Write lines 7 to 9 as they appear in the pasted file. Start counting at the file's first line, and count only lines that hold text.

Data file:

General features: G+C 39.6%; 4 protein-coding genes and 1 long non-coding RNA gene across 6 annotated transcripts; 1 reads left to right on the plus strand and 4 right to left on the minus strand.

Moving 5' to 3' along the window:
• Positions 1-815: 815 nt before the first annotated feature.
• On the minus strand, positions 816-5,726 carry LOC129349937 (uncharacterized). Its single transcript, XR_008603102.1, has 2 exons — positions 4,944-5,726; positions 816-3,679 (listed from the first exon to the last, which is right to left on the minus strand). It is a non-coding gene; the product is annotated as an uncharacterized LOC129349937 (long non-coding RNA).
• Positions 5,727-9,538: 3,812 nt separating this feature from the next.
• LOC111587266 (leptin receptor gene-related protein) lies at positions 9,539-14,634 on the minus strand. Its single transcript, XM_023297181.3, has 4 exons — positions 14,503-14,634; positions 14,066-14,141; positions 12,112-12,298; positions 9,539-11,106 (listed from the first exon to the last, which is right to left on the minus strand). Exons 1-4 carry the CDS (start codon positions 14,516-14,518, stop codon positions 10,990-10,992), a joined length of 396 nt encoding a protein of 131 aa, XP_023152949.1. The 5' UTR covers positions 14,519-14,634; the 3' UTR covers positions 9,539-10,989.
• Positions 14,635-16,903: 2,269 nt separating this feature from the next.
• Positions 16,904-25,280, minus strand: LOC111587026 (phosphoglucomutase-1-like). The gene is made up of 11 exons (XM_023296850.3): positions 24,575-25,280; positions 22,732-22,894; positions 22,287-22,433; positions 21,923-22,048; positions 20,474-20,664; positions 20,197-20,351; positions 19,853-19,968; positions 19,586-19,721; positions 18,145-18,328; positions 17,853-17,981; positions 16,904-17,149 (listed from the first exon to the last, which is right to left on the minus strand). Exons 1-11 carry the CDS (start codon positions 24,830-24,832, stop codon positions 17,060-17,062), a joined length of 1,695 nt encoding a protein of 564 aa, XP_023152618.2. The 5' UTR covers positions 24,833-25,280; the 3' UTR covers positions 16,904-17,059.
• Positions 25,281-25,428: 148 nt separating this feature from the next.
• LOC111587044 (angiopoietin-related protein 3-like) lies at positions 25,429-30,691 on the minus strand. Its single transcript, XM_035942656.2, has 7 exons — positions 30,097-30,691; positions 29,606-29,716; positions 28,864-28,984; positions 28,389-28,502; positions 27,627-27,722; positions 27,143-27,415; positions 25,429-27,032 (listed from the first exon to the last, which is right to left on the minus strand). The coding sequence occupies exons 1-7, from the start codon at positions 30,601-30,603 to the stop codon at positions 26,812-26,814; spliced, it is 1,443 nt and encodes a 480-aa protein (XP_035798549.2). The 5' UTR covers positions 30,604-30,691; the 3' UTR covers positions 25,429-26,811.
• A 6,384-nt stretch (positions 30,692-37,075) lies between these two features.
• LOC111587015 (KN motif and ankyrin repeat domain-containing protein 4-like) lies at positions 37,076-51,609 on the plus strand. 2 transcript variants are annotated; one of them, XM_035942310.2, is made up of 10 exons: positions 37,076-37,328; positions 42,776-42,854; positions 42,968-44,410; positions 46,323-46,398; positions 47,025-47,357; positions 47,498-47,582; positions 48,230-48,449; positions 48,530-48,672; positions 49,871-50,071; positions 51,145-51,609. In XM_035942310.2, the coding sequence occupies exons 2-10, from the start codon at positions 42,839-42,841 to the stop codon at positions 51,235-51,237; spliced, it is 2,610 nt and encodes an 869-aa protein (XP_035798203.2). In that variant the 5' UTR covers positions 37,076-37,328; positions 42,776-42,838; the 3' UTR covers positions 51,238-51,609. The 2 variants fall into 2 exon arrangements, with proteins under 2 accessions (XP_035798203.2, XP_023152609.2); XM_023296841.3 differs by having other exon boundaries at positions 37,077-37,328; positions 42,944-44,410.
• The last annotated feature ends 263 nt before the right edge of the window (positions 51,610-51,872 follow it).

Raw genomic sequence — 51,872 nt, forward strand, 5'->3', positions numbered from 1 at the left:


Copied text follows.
• Positions 14,635-16,903: 2,269 nt separating this feature from the next.
• Positions 16,904-25,280, minus strand: LOC111587026 (phosphoglucomutase-1-like). The gene is made up of 11 exons (XM_023296850.3): positions 24,575-25,280; positions 22,732-22,894; positions 22,287-22,433; positions 21,923-22,048; positions 20,474-20,664; positions 20,197-20,351; positions 19,853-19,968; positions 19,586-19,721; positions 18,145-18,328; positions 17,853-17,981; positions 16,904-17,149 (listed from the first exon to the last, which is right to left on the minus strand). Exons 1-11 carry the CDS (start codon positions 24,830-24,832, stop codon positions 17,060-17,062), a joined length of 1,695 nt encoding a protein of 564 aa, XP_023152618.2. The 5' UTR covers positions 24,833-25,280; the 3' UTR covers positions 16,904-17,059.
• Positions 25,281-25,428: 148 nt separating this feature from the next.